Trains will be up and running in 3 years, says Saudi Railways chief

Custodian of the Two Holy Mosques King Abdullah has approved billions of riyals in recent years for the construction of multiple projects to link cities on the Kingdom's northern border with Jordan, such as Haditha, Qurrayat and Hazm Al-Jalamid with Buraidah, Majmaa and Riyadh in the center. The rail network will connect Dammam on the east coast with Jeddah on the west coast. High-speed trains will link Makkah with Jeddah, Rabigh and Madinah. Dammam will be connected to Jubail and Ras Al-Khair. These are mind-boggling projects. They will change the face of Saudi Arabia. They will likely stimulate a new industrial revolution in the Kingdom.

To understand these complex railway projects, Arab News turned to the sharp, alert and seasoned mind of 68-year-old Abdul Aziz M. Al-Hokail, president of the Saudi Railways OrganizationSaudi Railways Organization. He is at the center of these game-changing scenarios. A 1964 petroleum-engineering graduate from the University of Texas in the United States, Al-Hokail spent nearly four decades in Saudi Aramco where he carried out a number of projects, small and large. He was executive vice president when he finished his career with Saudi Aramco in August 2002. Obviously the experience of building oil terminals, refineries, pipelines and oil and gas separation plants has stood him in good stead while executing the mega railway projects.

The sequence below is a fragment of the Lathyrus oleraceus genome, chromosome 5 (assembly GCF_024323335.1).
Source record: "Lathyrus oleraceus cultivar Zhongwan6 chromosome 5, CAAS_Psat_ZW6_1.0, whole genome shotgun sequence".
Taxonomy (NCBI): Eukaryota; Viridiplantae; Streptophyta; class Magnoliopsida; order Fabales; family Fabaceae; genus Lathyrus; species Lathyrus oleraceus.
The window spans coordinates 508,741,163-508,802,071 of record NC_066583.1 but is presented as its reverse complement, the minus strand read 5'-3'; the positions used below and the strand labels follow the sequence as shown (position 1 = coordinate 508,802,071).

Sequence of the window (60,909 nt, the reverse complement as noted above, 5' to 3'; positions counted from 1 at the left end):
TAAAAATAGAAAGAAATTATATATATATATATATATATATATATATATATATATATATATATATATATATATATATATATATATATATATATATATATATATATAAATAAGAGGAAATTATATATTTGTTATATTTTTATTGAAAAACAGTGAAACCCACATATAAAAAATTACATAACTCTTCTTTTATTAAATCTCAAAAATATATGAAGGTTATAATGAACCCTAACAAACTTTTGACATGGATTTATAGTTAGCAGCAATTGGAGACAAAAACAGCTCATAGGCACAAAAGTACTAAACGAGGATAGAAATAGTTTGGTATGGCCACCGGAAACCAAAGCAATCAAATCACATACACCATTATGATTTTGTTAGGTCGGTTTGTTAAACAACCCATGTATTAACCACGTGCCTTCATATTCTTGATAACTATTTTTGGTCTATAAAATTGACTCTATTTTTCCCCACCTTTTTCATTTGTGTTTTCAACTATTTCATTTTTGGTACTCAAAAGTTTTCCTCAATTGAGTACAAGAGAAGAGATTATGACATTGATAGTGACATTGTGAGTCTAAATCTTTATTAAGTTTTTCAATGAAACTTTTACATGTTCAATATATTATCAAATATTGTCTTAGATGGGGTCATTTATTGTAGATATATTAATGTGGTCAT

This is Al-Hokail's fifth year at the SROSRO after successfully completing his first four-year term last year. Born in Majmaa near Riyadh, he went to a local school for his elementary education and attended high school in Riyadh.
Like all Aramcons, he is a stickler for time. We were to meet at 10 a.m. and we were ushered into his spartan office at the SROSRO headquarters in Dammam exactly on the dot. A tall and kind man, Al-Hokail takes great delight in explaining the immense projects in much detail and constantly points to a map of Saudi Arabia indicating which city is located where and how will it connect to other cities in other provinces.

"We currently have 1,200 km of rail lines, and when all these projects are completed in three or four years, we will have 7,000 km," he says. "I can't tell you the total costs of these projects, but it will spawn new industries, new cities, new employment opportunities, and there is every possibility that one will one day be able to take a train from Jeddah to cities in Europe."